All the News That's Fit to Eat: GMO Bill Losing Steam, More Cage-Free Eggs, and California's Antibiotic Ban | Civil Eats

All the News That’s Fit to Eat: GMO Bill Losing Steam, More Cage-Free Eggs, and California’s Antibiotic Ban

We read the week's biggest food politics news, so you don't have to.

While the rest of you were debating who “won” the first Democratic debate, we were reading the week’s food news. Here’s what you missed:

California Adopts Tough Rules for Antibiotic Use in Farm Animals (Reuters)

California Governor Jerry Brown signed an historic bill last Saturday that sets the strictest government standards in the United States for the use of antibiotics in livestock production. The bill will restrict the regular use of antibiotics for disease prevention, ban antibiotic use to fatten up animals, and stop over-the-counter sale of antibiotics for livestock use. Additionally, California’s Department of Food and Agriculture (CDFA) will be required to keep track of antibiotic sales and use. The bill goes into effect in January 2018.

GMO Labeling Bill, Sponsored by Rep. Mike Pompeo, Languishing in the Senate (Topeka Capital-Journal)

It might be a while before the Safe and Accurate Food Labeling Act of 2015 (called the DARK Act by opponents) gets voted on in the Senate. The bill’s sponsor, Republican Representative Mike Pompeo, says he hasn’t been able to find a Democrat to co-sponsor a Senate version of the bill, which would require the vote of at least a half a dozen Democratic senators to pass. Senator Pat Roberts, chairman of the Senate Agriculture Committee, says the committee will consider a version of the bill after they hold a hearing on the safety of GMO food.

Iowa Egg Producer Rembrandt Embracing Cage-Free Birds (The Des Moines Register)

Rembrandt Foods, the nation’s third-largest egg producer, is joining McDonald’s, Burger King, and Starbucks in going cage-free. Dave Rettig, president of Rembrandt Foods, says, “The cage-free future is the new model for producing premier quality products in the egg industry.”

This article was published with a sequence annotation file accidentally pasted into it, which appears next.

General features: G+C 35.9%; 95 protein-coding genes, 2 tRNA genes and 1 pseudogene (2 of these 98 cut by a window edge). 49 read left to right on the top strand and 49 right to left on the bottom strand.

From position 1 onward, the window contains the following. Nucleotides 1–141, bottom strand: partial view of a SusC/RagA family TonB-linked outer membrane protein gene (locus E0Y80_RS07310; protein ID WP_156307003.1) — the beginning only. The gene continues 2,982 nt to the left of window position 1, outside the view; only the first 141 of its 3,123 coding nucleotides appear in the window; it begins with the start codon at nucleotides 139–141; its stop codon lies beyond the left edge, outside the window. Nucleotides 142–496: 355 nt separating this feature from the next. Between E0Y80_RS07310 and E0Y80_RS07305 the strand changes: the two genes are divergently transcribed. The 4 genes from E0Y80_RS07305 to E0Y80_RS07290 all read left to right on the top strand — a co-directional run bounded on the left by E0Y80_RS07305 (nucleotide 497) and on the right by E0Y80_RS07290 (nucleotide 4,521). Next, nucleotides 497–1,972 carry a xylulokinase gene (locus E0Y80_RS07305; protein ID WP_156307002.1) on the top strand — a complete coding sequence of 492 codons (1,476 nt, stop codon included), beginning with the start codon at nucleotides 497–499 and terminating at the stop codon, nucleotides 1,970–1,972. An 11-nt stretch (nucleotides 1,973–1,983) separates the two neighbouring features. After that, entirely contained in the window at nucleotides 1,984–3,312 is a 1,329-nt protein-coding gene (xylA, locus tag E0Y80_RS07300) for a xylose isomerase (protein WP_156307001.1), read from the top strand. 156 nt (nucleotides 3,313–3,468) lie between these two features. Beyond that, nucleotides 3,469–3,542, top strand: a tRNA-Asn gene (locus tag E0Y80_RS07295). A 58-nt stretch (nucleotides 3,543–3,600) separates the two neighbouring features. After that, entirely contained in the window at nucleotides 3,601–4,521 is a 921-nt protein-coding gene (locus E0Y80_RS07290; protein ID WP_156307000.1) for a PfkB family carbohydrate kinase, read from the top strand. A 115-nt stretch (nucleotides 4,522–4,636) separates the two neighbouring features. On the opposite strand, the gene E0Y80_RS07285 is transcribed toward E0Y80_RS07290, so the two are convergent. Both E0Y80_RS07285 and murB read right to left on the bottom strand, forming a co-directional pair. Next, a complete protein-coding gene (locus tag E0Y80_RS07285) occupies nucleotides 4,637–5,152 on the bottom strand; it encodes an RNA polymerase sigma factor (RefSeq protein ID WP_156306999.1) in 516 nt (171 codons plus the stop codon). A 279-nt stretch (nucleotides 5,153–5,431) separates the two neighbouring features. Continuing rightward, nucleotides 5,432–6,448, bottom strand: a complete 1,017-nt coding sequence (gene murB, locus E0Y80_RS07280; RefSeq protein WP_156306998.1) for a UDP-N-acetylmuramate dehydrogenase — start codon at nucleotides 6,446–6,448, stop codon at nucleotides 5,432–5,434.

Millennials are Driving an $18 Billion Food Revolution (Fortune)

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U.S. food and beverage companies have lost $18 billion in market shares in the last five years. Julie Smolyansky, CEO of Lifeway Foods (the largest U.S. manufacturer of the dairy drink kefir)says it’s due to the millennial generation’s desire for transparency. She also says there is much more information available to consumers these days so people are able to make smarter decisions.

Why Wal-Mart and Other Retail Chains May Not Fix The Food Deserts (National Public Radio)

A new study published in the American Journal of Preventative Medicine says Americans’ junk food calories increasingly come from big box stores, suggesting that putting big box stores like Wal-Mart in food deserts may not lead to healthier habits. In addition, the study found that the packaged foods people bought at big box and convenience stores were higher in sugar, sodium, and saturated fat than those bought at traditional grocers.

AB InBev, SABMiller Brew Up $100 Billion Deal (Reuters)